Art in Nigeria has never been the way it is now, concerning the popularity and the kind of market we command today. We are getting there. It has improved over the years. Since five years ago, we have seen many developments concerning art business in Nigeria. People are really patronising us unlike before when people looked down on artists. We are happy that people are now identifying with us. We have auction every year unlike before when what we were doing were not so much pronounced. More artists are getting informed and more upcoming artists are being encouraged because it brings food on the table of many people. It is a serious business, not what someone will do alongside another profession.
But I implore the federal government to create policies that will make artworks exchangeable media for collateral just like landed property banks demand when somebody wants to collect loan. Artwork is a valuable property that can appreciate over years. Let government create an agency that can recognise and code artworks that can stand the test of time and can be exchanged as valuable items for those that want to borrow money.
*As a treasurer of the Society of Nigerian Artists, Lagos State Chapter, how do you intend to reach out to other artists who don’t belong to your society?
 I got to know about the Society of Nigerian Artists while I was in school and one can join once you are a graduate with minimum of Higher National Diploma. The policy then was that every graduate in a higher institution is an automatic member of the professional body, the Society of Nigerian Artists. So we are not leaving that out. Very soon, we will be having programmes with students in secondary schools and higher institutions to sensitise them about art as a profession. For the artists that have graduated and are not part of the body, we encourage them to join. We always try to carry everybody along.
*What is your advice for the upcoming artists?
They should believe in themselves. They should not be discouraged. They should work hard and pray hard so that they will excel. They will grow if they work hard because we have galleries, museums, government agencies and institutes they can use to project themselves to the crescendo.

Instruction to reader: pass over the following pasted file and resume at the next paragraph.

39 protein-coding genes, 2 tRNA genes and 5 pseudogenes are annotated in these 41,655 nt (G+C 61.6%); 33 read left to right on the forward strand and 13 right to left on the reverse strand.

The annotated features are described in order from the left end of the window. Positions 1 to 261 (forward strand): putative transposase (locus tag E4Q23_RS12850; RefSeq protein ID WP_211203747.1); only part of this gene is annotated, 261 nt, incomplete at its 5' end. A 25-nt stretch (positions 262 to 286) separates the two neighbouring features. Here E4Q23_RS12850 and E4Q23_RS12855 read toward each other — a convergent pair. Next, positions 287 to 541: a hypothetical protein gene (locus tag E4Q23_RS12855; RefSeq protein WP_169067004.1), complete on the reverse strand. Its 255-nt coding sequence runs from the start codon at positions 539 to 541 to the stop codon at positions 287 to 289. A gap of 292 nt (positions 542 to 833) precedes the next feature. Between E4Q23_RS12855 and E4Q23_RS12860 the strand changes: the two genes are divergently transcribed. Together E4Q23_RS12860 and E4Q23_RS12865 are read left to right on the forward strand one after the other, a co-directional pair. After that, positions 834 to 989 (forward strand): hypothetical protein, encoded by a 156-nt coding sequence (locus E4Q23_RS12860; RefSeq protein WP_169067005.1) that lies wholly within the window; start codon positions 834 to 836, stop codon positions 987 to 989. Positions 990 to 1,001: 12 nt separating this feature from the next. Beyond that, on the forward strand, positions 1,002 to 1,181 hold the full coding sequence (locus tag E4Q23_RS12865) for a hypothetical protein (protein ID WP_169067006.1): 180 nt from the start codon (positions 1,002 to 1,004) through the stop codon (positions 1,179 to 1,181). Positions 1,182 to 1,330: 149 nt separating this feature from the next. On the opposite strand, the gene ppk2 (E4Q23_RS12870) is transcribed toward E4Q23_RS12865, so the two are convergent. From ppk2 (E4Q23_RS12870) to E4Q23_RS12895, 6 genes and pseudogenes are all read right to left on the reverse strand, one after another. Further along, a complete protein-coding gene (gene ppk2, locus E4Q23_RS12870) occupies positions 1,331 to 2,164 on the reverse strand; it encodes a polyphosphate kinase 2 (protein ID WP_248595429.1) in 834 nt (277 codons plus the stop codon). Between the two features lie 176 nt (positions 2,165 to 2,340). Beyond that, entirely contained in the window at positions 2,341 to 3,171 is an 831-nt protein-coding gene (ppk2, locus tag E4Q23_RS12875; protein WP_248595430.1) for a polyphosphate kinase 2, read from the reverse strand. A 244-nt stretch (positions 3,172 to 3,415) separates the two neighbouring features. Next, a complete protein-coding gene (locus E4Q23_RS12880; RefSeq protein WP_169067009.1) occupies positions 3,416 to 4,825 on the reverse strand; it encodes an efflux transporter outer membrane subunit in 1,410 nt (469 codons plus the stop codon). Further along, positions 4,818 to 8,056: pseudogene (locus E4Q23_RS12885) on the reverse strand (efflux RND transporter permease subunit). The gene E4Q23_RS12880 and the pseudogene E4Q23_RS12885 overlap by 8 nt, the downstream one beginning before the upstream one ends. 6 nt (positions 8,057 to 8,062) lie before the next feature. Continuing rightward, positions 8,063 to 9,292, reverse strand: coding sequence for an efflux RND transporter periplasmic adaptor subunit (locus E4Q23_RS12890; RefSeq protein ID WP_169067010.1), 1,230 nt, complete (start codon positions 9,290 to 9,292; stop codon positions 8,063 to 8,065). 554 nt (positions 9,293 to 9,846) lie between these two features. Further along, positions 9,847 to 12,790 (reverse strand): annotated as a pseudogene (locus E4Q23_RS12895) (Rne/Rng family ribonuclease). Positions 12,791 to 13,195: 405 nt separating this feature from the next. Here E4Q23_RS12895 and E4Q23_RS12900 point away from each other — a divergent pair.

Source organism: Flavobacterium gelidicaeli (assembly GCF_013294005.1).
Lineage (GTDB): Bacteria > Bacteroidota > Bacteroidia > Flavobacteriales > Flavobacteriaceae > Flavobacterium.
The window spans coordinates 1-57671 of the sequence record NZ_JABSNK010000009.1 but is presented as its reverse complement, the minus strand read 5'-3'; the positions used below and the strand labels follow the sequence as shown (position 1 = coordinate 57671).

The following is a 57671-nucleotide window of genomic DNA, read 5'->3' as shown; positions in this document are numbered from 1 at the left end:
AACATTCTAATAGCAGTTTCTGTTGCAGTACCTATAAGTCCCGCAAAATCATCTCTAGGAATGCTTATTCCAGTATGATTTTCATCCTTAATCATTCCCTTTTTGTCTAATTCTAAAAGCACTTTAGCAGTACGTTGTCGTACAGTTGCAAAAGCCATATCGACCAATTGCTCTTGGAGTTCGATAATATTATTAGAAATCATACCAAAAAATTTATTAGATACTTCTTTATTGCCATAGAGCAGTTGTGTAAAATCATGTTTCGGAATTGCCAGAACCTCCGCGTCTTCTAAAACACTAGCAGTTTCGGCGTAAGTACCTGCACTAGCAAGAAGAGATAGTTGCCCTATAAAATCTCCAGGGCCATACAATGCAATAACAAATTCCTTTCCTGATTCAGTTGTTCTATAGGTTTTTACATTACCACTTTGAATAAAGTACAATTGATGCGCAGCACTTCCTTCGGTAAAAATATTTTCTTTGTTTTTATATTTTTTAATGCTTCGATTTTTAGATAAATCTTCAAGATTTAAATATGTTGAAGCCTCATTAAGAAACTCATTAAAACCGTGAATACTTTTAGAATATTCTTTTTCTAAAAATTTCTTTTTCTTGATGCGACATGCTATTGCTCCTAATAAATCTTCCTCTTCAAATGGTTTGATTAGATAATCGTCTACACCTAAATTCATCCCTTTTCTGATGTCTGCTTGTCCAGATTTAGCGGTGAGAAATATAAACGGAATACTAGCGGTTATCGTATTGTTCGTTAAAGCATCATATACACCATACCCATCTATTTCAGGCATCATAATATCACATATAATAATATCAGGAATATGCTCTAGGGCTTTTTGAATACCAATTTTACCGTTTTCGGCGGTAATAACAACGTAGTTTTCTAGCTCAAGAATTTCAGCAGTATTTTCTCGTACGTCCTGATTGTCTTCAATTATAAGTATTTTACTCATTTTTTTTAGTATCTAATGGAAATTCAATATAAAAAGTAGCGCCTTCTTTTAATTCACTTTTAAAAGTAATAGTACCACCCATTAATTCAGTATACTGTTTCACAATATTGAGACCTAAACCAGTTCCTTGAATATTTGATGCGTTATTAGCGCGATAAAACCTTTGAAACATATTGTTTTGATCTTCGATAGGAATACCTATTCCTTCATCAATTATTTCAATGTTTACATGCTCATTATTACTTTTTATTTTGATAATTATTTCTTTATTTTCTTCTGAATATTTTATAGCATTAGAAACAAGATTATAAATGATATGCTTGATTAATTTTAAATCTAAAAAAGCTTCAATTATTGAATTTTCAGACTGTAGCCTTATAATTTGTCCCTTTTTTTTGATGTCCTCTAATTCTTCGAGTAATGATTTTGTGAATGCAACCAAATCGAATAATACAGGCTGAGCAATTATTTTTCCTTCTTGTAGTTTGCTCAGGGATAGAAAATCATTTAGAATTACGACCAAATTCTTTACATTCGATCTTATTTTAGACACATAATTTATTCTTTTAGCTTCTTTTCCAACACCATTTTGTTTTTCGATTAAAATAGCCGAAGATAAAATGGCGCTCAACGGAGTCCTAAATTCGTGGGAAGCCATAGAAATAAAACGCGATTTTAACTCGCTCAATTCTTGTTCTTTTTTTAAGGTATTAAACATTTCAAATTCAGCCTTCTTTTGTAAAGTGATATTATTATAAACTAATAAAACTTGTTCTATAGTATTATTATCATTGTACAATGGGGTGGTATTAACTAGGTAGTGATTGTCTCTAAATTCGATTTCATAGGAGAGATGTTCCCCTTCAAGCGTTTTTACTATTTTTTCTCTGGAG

*Who is your mentor?
My mentor, even though I have never said it before now, had been Professor Ben Enwonwu because, his achievements have been so outstanding. Although, I don’t have the same opportunity to study abroad, I believe that I can still make a difference wherever I am. I really appreciate his achievement and I believe God will help me to do a lot in the art world. Another person I want to give credit to is Mr. Olu Awada who inspired me so much through his work while we were in Yaba College of Technology. That made me not to be afraid of any work I have because somebody that has been doing it.
*Do you feel fulfilled as an artist?
Yes, I do because I have been able to let the world know who I am. If not the whole world, at least many Nigerians know me. I feel fulfilled because the joy of every artist is to be famous. Every other achievement is by the way. You are not the one doing it anyway, it is your work that speaks for you and advertises you to the world. My works have taken me to a lot of places and many events. It is also bringing money to my bank account. So, what else do I need from this profession? Apart from sculpture, I do graphic design, water colour painting and so on.
Idowu Sonaya